Conclusions and Relevance
Results of this cross-sectional survey study suggest that the COVID-19 pandemic was associated with decisional conflict in patients undergoing otolaryngologic surgery. Consistent discussion of risks and benefits is essential. The role of race and ethnicity in decisional conflict warrants further study.
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Accepted for Publication: July 14, 2021.
Published Online: September 9, 2021. doi:10.1001/jamaoto.2021.2230
Corresponding Author: John J. Chi, MD, MPHS, Division of Facial Plastic & Reconstructive Surgery, Department of Otolaryngology–Head & Neck Surgery, Washington University in St Louis, 660 S Euclid Ave, Campus Box 8115, St Louis, MO 63110 (email@example.com).
Author Contributions: Drs Wamkpah and Chi had full access to all of the data in the study and take responsibility for the integrity of the data and the accuracy of the data analysis.
Concept and design: Wamkpah, Piccirillo, Chi.
Acquisition, analysis, or interpretation of data: Wamkpah, Gerndt, Kallogjeri, Chi.
Drafting of the manuscript: Wamkpah, Gerndt.
Critical revision of the manuscript for important intellectual content: Wamkpah, Kallogjeri, Piccirillo, Chi.
Statistical analysis: Wamkpah, Kallogjeri.
Administrative, technical, or material support: Chi.
Supervision: Piccirillo, Chi.
Conflict of Interest Disclosures: Dr Kallogjeri reported receiving personal fees as Statistics Editor for JAMA Otolaryngology-Head & Neck Surgery and owning stock in Potentia Metrics. No other disclosures were reported.
Funding/Support: Research reported in this publication was supported by the National Institute of Deafness and Other Communication Disorders within the National Institutes of Health (NIH) under award 5T32DC000022-30 and by the National Center for Advancing Translational Sciences of the NIH under award UL1TR002345. The use of Research Electronic Data Capture (REDCap) for this project was supported by the Clinical and Translational Science Award grant UL1 TR000448 and Siteman Comprehensive Cancer Center and NCI Cancer Center support grant P30 CA091842.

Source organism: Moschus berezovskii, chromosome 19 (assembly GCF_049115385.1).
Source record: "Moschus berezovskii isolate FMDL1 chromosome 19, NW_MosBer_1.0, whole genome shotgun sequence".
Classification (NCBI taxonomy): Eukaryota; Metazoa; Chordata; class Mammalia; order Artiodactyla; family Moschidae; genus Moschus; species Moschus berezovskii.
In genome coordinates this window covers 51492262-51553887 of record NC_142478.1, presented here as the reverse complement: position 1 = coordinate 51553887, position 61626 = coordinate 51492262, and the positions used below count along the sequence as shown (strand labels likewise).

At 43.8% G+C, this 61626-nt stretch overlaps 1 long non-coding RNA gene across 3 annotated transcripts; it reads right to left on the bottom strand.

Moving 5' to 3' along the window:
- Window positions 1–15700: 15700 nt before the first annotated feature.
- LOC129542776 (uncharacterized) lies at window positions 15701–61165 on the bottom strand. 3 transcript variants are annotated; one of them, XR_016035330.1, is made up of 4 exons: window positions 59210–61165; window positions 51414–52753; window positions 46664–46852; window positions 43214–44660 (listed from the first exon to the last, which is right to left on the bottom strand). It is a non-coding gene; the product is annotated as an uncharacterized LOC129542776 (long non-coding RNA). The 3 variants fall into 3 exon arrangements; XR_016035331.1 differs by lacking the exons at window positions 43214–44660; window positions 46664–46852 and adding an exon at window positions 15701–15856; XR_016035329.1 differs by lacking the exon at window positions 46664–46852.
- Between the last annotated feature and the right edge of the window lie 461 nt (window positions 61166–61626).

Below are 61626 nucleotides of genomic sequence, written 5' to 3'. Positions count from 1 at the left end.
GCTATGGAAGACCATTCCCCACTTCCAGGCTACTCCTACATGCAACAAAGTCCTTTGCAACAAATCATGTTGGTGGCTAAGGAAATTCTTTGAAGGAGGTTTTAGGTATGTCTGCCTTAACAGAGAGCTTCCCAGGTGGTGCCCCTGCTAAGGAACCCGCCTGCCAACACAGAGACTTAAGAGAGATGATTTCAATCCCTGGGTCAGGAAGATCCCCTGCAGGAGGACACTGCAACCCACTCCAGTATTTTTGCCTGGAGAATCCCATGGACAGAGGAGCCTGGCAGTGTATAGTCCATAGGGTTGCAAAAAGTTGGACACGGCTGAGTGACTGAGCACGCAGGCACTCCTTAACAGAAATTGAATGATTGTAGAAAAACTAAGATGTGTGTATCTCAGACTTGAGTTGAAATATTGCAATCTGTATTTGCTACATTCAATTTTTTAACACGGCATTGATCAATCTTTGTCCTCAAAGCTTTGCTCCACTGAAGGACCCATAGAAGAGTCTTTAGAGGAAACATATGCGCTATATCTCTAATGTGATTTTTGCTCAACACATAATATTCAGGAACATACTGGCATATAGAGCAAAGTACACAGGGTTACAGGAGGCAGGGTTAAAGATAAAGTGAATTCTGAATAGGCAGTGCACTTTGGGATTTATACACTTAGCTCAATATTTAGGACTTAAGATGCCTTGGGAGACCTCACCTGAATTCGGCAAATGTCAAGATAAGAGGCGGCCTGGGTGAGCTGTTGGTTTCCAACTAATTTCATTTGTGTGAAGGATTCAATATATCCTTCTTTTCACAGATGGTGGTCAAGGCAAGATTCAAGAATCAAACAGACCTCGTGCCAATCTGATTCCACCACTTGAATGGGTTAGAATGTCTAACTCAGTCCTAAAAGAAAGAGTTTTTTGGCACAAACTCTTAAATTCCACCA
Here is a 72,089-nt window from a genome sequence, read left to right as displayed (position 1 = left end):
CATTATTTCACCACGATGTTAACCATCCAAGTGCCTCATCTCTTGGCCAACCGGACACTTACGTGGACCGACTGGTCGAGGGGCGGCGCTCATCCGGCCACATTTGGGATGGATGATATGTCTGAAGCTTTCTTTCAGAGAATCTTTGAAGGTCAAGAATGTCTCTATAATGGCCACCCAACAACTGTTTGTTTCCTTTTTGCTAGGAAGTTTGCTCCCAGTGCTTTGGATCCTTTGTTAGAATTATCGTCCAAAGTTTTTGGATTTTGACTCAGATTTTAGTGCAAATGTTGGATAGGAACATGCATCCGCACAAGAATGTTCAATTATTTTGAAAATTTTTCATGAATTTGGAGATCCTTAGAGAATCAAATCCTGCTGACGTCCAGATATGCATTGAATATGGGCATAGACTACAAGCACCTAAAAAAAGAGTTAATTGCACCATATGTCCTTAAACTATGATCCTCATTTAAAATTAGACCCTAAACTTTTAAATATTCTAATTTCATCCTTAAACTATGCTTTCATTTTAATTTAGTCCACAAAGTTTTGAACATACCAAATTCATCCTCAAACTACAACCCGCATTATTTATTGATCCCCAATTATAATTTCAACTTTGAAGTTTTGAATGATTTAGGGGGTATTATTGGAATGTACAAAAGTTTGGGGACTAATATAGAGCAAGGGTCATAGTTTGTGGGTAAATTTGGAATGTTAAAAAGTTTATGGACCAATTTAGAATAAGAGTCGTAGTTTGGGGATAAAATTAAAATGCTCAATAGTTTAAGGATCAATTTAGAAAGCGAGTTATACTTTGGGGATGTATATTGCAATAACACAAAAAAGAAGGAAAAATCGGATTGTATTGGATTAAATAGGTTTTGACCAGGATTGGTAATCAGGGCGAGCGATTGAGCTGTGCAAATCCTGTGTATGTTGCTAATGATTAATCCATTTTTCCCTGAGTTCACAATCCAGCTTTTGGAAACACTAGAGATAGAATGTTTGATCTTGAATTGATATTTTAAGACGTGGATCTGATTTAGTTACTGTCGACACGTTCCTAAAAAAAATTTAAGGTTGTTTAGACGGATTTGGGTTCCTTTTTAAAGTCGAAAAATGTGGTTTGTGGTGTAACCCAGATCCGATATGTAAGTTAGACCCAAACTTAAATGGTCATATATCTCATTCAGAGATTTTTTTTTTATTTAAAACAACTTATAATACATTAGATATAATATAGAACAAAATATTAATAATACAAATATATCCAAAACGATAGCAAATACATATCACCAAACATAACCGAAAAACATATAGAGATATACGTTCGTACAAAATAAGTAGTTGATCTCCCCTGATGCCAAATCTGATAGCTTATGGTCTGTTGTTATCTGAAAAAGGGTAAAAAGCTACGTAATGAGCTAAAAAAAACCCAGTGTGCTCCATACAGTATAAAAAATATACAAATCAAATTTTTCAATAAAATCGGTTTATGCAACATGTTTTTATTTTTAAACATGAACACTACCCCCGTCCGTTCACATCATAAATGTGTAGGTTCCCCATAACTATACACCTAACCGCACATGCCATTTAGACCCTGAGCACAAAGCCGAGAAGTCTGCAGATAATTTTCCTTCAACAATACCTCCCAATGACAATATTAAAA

Role of the Funder/Sponsor: The funding organizations had no role in the design and conduct of the study; collection, management, analysis, and interpretation of the data; preparation, review, or approval of the manuscript; and decision to submit the manuscript for publication.
Disclaimer: The content is solely the responsibility of the authors and does not necessarily represent the official views of the NIH. Dr Piccirillo is Editor and Dr Kallogjeri is Statistics Editor of JAMA Otolaryngology-Head & Neck Surgery, but they were not involved in any of the decisions regarding review of the manuscript or its acceptance.
Additional Contributions: We thank the patients for granting permission to publish this information, and the details about race and ethnicity as collective descriptions were included in verbal phone consent. We thank Drs Joseph Bradley, Gregory Branham, Molly Huston, Randal Paniello, Patrik Pipkorn, Jason Rich, and Emily Spataro (Washington University School of Medicine, St Louis, MO) for access to patients from their practices for recruitment.